However, punctuation isn’t the only issue translators face. Formatting is important, too. Ephesians 5:21 comes between one paragraph about being filled with the spirit, and another paragraph about husbands and wives (sometimes called a ‘household code’). It reads: “being subject to one another out of reverence for Christ.” There’s an issue, however. Is this verse the end (and summary) of the previous paragraph (as in the ESV), or this the start (and governing principle) of the following paragraph (as in the NIV)? When formatted as the former (like in the ESV), the phrase about being subject to one another is disconnected from statements about husbands and wives. When formatted as the latter (like in the NIV), the relationship between wives and husbands discussed in 5:21-33 is understood under the umbrella of everyone being subject to each other. Stated more plainly, the ESV’s formatting might more easily be read as suggesting a hierarchy between husbands and wives. Resolving this one is tricky, and either formatting is plausible. However, 5:22 doesn’t have the verb “submit” in the Greek (it literally reads “Wives to your own husbands as to the Lord”). It suggests this clause is borrowing the verb from the previous one: “Being subject to one another, wives [being subject] to your own husbands as to the Lord.” This places 5:21 as the start of this paragraph about husbands and wives, rather than the end of the previous one.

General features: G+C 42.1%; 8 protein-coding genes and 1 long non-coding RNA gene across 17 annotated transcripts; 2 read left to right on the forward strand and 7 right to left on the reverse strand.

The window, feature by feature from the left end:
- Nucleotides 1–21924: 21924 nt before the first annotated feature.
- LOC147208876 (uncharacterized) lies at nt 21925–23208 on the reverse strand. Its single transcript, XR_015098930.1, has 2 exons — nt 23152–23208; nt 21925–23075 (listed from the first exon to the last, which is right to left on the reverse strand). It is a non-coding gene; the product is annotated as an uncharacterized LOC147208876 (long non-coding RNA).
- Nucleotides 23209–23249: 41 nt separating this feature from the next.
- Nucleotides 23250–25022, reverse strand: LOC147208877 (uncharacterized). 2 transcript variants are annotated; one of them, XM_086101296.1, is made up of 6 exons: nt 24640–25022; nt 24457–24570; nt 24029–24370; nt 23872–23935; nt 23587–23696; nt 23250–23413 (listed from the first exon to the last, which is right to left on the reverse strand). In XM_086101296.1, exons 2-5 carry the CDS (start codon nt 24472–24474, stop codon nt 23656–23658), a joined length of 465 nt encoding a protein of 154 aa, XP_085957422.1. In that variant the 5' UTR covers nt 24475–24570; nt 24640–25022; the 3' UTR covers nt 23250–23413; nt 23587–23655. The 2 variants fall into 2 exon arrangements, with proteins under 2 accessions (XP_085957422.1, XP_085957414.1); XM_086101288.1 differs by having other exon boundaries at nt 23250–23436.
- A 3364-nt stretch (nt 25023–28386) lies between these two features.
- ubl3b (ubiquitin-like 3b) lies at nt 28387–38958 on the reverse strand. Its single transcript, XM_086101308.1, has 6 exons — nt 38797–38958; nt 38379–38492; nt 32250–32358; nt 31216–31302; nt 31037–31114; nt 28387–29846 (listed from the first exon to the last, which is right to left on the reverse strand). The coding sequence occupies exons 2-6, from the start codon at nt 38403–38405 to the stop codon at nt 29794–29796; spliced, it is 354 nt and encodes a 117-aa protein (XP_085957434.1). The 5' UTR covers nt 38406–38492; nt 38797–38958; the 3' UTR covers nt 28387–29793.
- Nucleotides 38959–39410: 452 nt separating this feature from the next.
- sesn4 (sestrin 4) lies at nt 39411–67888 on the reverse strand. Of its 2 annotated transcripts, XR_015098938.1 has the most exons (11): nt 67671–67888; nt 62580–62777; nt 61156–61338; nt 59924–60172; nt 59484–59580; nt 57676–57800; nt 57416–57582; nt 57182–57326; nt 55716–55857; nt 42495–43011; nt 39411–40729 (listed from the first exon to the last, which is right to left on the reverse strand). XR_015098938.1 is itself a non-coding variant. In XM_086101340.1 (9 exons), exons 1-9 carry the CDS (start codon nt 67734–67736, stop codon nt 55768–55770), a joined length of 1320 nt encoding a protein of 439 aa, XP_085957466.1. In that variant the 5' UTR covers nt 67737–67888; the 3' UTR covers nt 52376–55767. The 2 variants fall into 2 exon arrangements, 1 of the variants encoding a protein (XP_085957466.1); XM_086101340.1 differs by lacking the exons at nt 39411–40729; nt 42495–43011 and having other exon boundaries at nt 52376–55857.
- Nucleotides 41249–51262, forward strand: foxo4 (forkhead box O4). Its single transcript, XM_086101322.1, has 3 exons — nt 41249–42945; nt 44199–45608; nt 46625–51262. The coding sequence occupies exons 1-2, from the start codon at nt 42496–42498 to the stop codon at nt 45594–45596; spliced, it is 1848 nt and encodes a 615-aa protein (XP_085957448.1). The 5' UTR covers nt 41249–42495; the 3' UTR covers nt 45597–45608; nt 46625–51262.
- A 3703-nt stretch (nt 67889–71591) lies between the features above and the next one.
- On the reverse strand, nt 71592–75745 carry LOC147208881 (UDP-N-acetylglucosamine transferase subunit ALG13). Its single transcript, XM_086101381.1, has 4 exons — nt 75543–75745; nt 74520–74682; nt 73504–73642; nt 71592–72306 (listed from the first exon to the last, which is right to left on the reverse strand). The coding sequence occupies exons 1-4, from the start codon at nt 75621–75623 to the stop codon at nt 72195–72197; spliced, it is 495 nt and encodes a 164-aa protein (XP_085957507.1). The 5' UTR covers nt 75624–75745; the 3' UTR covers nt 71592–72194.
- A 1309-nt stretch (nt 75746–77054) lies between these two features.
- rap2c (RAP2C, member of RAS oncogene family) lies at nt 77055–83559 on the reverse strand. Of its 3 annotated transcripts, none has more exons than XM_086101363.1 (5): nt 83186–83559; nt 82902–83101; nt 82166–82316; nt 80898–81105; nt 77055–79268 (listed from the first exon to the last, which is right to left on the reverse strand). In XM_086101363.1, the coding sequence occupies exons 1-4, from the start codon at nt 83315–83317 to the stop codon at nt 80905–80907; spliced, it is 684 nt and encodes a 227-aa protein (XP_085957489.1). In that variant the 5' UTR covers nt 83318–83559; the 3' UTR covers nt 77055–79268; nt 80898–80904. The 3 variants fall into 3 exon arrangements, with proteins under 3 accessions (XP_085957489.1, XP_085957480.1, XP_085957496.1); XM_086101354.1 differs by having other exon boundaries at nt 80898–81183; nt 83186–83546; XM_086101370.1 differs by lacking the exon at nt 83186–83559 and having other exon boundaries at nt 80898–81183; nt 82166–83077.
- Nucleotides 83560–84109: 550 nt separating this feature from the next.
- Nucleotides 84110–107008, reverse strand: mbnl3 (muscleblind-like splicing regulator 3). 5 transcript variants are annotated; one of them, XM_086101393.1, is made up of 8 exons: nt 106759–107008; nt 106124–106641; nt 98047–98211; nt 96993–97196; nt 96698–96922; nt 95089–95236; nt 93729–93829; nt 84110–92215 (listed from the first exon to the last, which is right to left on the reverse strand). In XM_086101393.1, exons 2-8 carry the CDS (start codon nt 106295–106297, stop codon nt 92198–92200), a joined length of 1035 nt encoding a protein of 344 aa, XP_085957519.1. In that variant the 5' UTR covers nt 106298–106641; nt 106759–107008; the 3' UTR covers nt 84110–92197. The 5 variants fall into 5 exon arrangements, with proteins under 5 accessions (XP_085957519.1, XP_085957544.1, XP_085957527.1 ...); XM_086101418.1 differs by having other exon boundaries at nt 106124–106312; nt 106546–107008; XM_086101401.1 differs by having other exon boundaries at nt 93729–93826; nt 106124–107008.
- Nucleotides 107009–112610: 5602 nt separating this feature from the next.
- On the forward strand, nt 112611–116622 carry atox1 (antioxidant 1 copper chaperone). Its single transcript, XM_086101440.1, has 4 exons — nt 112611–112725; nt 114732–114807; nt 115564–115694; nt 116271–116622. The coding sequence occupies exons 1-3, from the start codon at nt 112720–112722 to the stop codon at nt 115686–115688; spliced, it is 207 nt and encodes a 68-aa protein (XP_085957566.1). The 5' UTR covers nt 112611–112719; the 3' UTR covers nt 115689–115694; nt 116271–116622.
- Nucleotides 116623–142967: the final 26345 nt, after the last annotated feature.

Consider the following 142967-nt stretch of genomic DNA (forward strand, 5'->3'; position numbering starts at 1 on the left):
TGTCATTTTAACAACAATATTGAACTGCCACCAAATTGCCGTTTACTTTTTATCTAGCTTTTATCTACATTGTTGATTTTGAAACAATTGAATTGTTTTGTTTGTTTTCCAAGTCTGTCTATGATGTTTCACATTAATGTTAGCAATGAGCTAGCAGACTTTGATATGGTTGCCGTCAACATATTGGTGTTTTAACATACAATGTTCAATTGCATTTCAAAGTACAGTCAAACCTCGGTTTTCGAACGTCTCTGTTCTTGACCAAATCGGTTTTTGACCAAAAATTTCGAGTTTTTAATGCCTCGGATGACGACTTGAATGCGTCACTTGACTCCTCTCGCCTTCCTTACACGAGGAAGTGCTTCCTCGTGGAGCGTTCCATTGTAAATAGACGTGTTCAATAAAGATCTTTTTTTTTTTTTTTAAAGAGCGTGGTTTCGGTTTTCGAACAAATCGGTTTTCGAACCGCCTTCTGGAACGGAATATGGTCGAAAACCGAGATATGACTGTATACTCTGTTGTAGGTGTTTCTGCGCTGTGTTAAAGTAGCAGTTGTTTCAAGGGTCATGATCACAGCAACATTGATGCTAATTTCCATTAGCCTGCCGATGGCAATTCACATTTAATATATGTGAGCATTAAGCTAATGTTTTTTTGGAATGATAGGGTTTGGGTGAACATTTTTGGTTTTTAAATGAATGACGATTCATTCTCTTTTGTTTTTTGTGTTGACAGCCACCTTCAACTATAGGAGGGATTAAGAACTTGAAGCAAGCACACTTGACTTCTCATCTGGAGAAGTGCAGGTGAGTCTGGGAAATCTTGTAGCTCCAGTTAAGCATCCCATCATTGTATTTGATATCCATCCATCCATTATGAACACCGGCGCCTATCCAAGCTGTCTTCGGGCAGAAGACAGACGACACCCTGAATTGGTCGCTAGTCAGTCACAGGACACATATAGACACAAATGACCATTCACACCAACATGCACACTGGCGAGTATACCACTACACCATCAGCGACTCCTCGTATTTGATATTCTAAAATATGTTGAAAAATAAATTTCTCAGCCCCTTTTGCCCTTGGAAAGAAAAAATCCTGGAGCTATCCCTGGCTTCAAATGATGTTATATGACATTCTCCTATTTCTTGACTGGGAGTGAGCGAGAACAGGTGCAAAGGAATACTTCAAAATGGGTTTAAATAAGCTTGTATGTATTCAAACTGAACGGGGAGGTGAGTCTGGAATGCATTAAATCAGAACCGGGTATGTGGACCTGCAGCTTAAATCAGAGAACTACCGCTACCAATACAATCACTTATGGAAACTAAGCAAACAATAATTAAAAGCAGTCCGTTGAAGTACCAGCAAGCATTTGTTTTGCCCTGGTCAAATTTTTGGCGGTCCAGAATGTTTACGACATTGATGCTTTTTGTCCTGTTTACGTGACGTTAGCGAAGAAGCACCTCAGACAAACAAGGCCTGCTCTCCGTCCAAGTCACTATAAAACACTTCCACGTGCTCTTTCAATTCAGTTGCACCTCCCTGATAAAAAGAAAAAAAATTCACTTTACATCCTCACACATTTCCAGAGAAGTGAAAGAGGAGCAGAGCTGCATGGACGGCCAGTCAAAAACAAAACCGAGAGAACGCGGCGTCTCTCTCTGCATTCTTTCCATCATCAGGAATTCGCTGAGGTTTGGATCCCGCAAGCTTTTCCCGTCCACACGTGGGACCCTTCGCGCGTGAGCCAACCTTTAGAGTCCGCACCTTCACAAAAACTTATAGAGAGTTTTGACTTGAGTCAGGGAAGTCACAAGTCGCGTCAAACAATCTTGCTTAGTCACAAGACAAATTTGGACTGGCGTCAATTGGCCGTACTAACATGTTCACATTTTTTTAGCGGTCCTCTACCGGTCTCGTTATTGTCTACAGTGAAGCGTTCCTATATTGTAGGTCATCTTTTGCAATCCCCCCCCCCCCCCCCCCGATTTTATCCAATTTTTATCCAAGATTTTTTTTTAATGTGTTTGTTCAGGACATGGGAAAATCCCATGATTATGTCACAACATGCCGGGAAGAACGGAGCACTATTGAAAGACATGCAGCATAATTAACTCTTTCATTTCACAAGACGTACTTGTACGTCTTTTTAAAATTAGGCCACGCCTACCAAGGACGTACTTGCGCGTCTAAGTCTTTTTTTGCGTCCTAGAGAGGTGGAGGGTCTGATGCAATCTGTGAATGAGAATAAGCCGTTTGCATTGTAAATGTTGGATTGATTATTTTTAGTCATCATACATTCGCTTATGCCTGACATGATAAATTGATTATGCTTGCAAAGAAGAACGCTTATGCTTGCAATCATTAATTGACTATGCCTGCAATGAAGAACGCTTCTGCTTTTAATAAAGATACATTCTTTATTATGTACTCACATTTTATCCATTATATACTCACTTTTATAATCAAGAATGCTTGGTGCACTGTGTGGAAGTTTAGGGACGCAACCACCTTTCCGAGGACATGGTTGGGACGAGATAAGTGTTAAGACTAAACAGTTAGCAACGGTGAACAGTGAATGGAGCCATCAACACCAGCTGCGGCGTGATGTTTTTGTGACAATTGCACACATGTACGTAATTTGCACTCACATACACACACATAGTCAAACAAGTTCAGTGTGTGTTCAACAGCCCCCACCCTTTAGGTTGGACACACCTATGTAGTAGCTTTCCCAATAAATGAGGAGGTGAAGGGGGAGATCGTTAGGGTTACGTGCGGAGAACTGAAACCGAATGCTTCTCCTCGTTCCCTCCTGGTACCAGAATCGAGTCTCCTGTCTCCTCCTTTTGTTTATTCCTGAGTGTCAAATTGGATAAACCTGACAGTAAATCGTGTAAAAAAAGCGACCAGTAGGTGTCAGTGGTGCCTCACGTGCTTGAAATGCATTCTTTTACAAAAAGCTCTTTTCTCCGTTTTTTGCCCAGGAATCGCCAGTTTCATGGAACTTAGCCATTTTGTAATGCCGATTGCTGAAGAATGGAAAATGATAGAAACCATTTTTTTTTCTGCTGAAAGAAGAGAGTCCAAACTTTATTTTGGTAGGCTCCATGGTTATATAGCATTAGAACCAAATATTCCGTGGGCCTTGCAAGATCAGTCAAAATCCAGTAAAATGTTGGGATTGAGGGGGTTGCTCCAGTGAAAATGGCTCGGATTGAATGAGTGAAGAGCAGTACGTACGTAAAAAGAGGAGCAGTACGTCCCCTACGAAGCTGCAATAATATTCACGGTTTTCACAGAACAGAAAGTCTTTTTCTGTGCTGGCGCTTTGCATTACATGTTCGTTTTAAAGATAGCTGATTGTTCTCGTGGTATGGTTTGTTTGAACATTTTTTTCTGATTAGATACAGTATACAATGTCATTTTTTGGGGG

whichever version of the Bible we read, it is always the result of other people’s interpretations

There are many other examples, but you get the point. We can often assume the Bible fell to earth in flawless English and bound in leather. Not so. In the process of translating it into English (or any other modern language), translators format and punctuate the text in ways that lead passages to be read in certain ways. To be clear, this is done with the best of intentions; translation is hard work, and translation committees do not do their work lightly. But it’s important to recognise whichever version of the Bible we read, it is always the result of other people’s interpretations, even before we get to reading it ourselves. Punctuating and formatting the text is simply one (often overlooked) way scripture is interpreted before it reaches us.

This doesn’t mean the Bible isn’t scripture, or that God doesn’t speak through it. But it does mean the Church must be transparent about this fluidity - even if it can be unsettling at times, nobody benefits from pretending it doesn’t exist. Acknowledging this fluidity becomes even more important when biblical texts are brought to bear upon the lives of believers and non-believers alike. It also means wrestling with the nitty-gritty reality of how punctuation can and does shape our understanding of scripture as the word of God. Because punctuation matters. Full stop.